Then, behold, the veil of the temple was torn in two from top to bottom; and the earth quaked, and the rocks were split, . . .  My study bible notes that the veil that separated the Most Holy Place from the rest of the temple "was a symbol of the separation between God and man.  Christ's death opens the way into the presence of God for all people, giving people access to that which is the most holy of all:  God Himself."  It notes that in most Christian churches of Eastern Christianity, there is a curtain between the altar and the nave which is drawn open during the liturgical services in order to emphasize that communion with God, which was at one time sealed off from humanity, is now available to all who approach in faith.  Some denominations use the curtain either drawn or open in order to emphasize these differences at different seasons of the liturgical year, or during parts of the liturgy itself.

. . .  and the graves were opened; and many bodies of the saints who had fallen asleep were raised; and coming out of the graves after His resurrection, they went into the holy city and appeared to many.   Here, a note reads:  "The completeness of the salvation won by Christ is signified in the resurrection of the saints from the Old Testament.  This guarantees the promise given to Ezekiel that God can and will one day open the graves of all mankind (Ezekiel 37:1-14).  The saints entering the holy city is an icon of resurrected humanity entering the heavenly Jerusalem (Hebrews 11:10; 12:22-23; Revelation 21:2-22:5)."  Let us note this sign of resurrection of those who had not heard the name of Jesus of Nazareth; in this is "the completeness of salvation" as my study bible phrases it.

So when the centurion and those with him, who were guarding Jesus, saw the earthquake and the things that had happened, they feared greatly, saying, "Truly this was the Son of God!"  Another note says, "The centurion, a Gentile, realizes Jesus has dominion over nature, and therefore acknowledges Him as the Son of God.  Tradition knows this soldier as St. Longinos."

Immediately upon Jesus' death on the Cross, two significant events take place, giving us already the power of the Resurrection and its unlimited capacity:  (aside from the tearing of the temple curtain, the darkened sun, the split rocks and earthquakes) we are given the resurrection of the Old Testament saints, and the conversion of the centurion standing guard at the crucifixion itself.  He will also come to be known as a saint in the early Church.  Neither the earlier faithful of the Jews nor this Gentile (Roman) soldier were beneficiaries of Jesus' direct ministry, but here at this giving up, or "yielding up" of His spirit, immediately the effects of Resurrection begin -- even in those who might have been considered outside of His "followers."  Not so, according to God's mystery, God's judgment.  And the really "good news" hasn't been given yet to His disciples, who are scattered.  That will come soon.  After this "darkness at noon" we await the coming of the Light, dawning of the Resurrection.  But God's mysteries of resurrection are already at work.  Jesus' resurrection isn't just about Jesus, and it's not just about what happened to Him. It's also about where He takes us with Him, what He shares with us, and offers to us all of the time.  The Resurrection is unlimited as is God's mercy, something immeasurable by any of our standards, something that remains a mystery we can't predict, we can't call nor judge, and is not ours to decide for.  It is ours to accept as a gift, it is ours to pray for, its effects in our lives are those we share with others.  It's something we invite others into, and we pray might be shared by everyone.  The statement, "I am the Way, the Truth, and the Life" (John 14:6) manifests immediately following Jesus' giving up of His spirit (in Luke Jesus says He "commits His spirit" -- again an active choice).  At this moment of what seems to be the greatest limitation possible at the hands of others, let us remember the power of His Resurrection, the true reality behind what we see.  It will always defy our expectations.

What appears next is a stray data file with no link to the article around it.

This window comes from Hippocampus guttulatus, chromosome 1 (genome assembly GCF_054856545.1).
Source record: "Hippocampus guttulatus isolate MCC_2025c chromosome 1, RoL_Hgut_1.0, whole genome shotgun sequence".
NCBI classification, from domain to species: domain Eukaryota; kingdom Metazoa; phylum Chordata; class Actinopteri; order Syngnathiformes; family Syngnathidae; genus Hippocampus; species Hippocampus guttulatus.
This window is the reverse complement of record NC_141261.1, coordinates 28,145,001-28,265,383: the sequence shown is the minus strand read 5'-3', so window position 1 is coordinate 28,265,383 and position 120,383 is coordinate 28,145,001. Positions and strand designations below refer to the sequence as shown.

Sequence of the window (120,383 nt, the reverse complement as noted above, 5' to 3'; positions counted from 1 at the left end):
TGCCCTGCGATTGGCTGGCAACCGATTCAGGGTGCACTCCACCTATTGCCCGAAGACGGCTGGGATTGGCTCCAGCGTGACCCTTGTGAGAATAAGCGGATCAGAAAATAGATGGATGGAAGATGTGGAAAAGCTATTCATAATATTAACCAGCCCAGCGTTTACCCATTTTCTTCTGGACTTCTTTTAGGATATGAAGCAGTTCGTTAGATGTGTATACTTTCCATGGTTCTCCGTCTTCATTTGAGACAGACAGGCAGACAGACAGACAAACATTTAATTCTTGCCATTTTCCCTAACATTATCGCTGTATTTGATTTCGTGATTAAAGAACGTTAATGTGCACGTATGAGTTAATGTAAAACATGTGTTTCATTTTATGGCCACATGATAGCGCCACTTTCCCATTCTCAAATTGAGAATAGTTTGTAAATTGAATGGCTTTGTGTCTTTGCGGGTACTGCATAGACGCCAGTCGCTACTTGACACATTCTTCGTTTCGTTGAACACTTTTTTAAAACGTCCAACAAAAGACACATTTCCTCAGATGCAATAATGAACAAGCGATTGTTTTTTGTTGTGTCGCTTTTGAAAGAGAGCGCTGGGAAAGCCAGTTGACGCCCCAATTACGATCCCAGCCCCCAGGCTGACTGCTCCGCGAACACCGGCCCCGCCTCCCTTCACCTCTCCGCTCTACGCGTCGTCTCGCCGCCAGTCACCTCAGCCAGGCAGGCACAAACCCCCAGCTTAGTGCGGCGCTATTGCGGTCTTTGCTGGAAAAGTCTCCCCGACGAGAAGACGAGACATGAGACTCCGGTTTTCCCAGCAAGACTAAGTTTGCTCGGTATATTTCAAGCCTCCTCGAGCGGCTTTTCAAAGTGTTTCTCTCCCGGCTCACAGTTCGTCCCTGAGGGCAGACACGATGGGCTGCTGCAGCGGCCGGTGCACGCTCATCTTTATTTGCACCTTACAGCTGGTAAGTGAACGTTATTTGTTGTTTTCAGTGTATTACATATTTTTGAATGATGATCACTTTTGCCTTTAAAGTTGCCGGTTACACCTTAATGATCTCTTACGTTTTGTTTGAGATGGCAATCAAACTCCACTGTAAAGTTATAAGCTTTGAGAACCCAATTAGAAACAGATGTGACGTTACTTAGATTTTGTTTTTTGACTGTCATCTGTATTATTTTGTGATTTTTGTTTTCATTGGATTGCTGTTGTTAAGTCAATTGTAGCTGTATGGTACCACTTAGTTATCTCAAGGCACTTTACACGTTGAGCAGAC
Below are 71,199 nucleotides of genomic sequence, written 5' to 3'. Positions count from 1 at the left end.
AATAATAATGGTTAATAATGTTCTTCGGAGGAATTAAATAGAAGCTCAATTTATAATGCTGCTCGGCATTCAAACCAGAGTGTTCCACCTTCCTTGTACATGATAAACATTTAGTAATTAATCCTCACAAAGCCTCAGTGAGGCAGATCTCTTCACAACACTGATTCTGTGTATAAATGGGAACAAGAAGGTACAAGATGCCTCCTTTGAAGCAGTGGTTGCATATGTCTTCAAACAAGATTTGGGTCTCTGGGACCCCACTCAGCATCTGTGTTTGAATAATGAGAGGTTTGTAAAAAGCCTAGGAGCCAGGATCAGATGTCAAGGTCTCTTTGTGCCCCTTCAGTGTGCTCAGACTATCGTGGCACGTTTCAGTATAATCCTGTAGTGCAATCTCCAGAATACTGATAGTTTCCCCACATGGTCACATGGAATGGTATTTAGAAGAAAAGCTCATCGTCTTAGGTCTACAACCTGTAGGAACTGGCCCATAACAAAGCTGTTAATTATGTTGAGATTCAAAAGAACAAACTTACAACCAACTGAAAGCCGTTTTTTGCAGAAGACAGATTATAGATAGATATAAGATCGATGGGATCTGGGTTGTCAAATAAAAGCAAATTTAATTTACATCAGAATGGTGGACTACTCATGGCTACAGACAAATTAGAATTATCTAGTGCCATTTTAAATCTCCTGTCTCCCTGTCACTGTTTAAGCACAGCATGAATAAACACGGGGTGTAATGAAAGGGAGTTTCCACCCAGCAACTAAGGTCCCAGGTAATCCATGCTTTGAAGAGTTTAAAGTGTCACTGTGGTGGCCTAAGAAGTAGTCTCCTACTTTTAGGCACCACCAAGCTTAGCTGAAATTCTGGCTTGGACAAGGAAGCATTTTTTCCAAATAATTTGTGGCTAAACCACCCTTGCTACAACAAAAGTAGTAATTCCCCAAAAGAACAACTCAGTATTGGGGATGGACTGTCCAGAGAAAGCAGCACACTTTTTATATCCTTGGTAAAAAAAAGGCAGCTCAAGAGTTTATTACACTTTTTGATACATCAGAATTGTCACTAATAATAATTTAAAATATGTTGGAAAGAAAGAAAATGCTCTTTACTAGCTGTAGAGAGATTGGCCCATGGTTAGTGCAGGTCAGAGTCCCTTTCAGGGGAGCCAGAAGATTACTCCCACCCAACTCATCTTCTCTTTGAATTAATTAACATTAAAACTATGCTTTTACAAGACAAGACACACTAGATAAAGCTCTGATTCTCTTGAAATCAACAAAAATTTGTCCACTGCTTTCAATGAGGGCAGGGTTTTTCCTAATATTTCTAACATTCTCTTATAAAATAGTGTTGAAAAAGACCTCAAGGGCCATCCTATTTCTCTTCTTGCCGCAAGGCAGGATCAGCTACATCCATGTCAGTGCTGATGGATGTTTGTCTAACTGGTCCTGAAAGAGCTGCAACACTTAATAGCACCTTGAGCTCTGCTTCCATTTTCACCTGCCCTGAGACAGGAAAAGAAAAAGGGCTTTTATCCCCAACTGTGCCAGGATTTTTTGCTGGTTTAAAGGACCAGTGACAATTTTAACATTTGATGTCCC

Tuesday, July 29, 2014

THIS IS JESUS THE KING OF THE JEWS